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Dec. 4, 2014 Volume 36, No. 14

Children’s Hospital comforts patients with fun atmosphere

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The MRI room at the Children's Hospital features a sandcastle around the MRI machine. The beach theme relaxes patients. Data shows that fewer patients need sedation since the change. Photo courtesy of the Women's and Children's Hospital.

Radiology’s MRI room resembles beach diorama

Life’s a beach at MU’s Women’s and Children’s Hospital, at least in the MRI room.

A few months ago, the hospital unveiled a new look to the radiology department’s MRI room that makes it more kid-friendly. A representation of a sandcastle is built around the MRI machine, and the room’s wall murals depict a seashore with blue skies above. Actual beach chairs for parents complete the look.

The Children’s Hospital performs up to 2,700 MRI scans a year. Each one can range from 30 to 90 minutes, and machine noises are part of the experience. To distract the children from the confines and strange sounds, facilitators equip the patients with earphones and special video goggles. Patients spend their time inside the MRI cylinder watching and hearing a children’s movie.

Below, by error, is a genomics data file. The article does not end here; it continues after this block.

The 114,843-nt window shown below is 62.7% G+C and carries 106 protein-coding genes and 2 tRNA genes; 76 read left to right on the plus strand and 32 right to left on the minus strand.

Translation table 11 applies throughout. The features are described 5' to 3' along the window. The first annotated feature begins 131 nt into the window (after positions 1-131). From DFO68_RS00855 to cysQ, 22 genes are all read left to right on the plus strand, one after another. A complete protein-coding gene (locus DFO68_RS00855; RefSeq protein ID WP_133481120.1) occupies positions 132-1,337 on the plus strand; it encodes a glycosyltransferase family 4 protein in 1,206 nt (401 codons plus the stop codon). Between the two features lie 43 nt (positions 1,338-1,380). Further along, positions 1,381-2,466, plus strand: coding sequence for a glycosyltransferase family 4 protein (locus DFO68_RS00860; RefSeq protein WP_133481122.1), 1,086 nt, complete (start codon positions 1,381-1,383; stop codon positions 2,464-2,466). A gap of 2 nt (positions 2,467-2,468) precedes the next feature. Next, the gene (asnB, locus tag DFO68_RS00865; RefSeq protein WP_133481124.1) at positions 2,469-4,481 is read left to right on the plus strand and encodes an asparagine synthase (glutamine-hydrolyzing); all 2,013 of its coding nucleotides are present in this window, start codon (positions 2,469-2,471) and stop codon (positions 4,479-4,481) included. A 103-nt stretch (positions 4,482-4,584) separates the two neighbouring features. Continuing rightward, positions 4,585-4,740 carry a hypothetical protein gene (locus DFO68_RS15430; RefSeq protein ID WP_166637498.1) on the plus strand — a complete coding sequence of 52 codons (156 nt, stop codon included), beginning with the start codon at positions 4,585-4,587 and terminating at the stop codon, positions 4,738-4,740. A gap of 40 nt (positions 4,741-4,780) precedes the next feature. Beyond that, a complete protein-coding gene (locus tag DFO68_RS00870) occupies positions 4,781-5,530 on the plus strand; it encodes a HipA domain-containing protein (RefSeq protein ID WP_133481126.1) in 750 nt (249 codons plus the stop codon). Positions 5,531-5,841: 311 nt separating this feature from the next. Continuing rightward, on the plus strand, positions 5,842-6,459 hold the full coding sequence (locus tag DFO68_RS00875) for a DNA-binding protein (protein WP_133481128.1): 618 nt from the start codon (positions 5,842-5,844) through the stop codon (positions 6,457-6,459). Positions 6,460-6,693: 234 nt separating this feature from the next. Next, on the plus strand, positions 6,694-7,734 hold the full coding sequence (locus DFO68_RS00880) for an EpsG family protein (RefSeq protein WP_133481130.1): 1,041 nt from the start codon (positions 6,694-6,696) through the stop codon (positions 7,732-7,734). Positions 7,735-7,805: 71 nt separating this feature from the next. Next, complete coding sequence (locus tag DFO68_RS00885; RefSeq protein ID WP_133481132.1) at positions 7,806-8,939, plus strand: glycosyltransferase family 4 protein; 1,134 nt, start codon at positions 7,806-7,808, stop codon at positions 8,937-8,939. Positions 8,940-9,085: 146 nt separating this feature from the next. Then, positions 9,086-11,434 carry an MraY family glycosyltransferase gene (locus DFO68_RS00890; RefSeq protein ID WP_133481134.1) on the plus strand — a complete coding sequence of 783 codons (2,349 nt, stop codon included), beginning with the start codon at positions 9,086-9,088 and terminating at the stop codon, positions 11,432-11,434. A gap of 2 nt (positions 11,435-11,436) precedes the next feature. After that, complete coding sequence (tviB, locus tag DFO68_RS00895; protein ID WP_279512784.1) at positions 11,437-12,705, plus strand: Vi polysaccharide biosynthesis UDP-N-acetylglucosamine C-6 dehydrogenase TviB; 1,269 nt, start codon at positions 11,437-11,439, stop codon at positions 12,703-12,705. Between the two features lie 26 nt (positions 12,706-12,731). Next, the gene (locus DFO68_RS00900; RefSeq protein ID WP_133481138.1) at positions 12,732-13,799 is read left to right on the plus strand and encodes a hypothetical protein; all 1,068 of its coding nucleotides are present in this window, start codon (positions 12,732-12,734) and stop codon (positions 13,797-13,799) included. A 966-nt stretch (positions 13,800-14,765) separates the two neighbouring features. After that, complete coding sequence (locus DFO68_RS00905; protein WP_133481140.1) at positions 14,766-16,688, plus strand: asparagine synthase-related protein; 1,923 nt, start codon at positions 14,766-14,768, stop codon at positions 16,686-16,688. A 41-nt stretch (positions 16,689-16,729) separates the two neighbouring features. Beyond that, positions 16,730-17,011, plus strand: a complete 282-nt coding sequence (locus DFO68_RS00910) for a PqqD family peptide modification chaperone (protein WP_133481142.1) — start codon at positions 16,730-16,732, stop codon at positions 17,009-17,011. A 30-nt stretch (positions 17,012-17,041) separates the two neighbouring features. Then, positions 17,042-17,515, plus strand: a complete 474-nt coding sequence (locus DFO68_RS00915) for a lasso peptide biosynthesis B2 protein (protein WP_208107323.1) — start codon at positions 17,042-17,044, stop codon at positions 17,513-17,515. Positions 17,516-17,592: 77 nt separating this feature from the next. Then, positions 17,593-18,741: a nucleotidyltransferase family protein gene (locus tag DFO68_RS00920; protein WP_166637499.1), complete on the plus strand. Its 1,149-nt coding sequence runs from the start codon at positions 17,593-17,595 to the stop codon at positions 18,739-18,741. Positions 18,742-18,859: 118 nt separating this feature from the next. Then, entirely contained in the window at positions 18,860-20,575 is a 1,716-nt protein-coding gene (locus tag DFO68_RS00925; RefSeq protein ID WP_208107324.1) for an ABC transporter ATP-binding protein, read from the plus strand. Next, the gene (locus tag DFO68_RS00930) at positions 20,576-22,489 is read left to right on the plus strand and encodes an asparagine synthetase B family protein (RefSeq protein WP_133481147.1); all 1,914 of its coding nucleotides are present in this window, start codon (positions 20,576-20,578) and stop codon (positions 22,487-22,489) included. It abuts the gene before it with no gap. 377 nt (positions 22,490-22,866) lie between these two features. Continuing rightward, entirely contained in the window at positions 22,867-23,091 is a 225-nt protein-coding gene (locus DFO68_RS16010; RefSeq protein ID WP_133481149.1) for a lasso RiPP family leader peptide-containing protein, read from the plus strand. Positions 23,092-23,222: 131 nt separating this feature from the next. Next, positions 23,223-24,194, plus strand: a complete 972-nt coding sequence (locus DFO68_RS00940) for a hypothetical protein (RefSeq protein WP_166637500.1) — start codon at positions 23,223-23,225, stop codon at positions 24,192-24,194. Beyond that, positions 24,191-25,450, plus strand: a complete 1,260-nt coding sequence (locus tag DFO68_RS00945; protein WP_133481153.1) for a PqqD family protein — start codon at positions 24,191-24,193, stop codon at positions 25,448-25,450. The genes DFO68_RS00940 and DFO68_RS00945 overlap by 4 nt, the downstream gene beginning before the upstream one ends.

“Once they get here and see it is an actual castle, all of that scary stuff behind the MRI kind of disappears,” said Paula Rathz, a certified child life specialist. “And when they realize they get to watch a movie and go inside the castle, it becomes a lot better experience for them. When the test is done, they think they are the king or queen of the castle.”

The video goggles create the spatial experience of a movie theater. The goggles were purchased using donations from members of the Missouri Credit Union Association, Central Chapter.


Pediatric patient Austin Kendrick created art in the Children’s Hospital’s playroom Aug. 29, 2013. MU athletes, from left, Allison Hu, Jill Rushin and Hailey Twietmeyer were among the volunteers helping out. Photo by Justin Kelley.

The makeover relaxes patients. Rathz said data shows that fewer patients need sedation since the change.

The Children’s Hospital does more than beach scenes and movie goggles for its young patients. Inpatient units sport a jungle theme complete with palm trees sprouting from the floor and illustrated monkeys swinging on the wall. Adolescents are not forgotten. They can pass time playing video games, watching programs on a big-screen TV, and creating arts and crafts. 

Caleb’s Pitch is another hospital program that’s full of fun. A nonprofit program founded by a professor at the University of Florida, Caleb’s Pitch puts paint-filled syringes in the hands of young patients, who squirt a rainbow of colors on white canvases. The program is designed to take away some of the fear associated with syringes. 

— Alaina Lancaster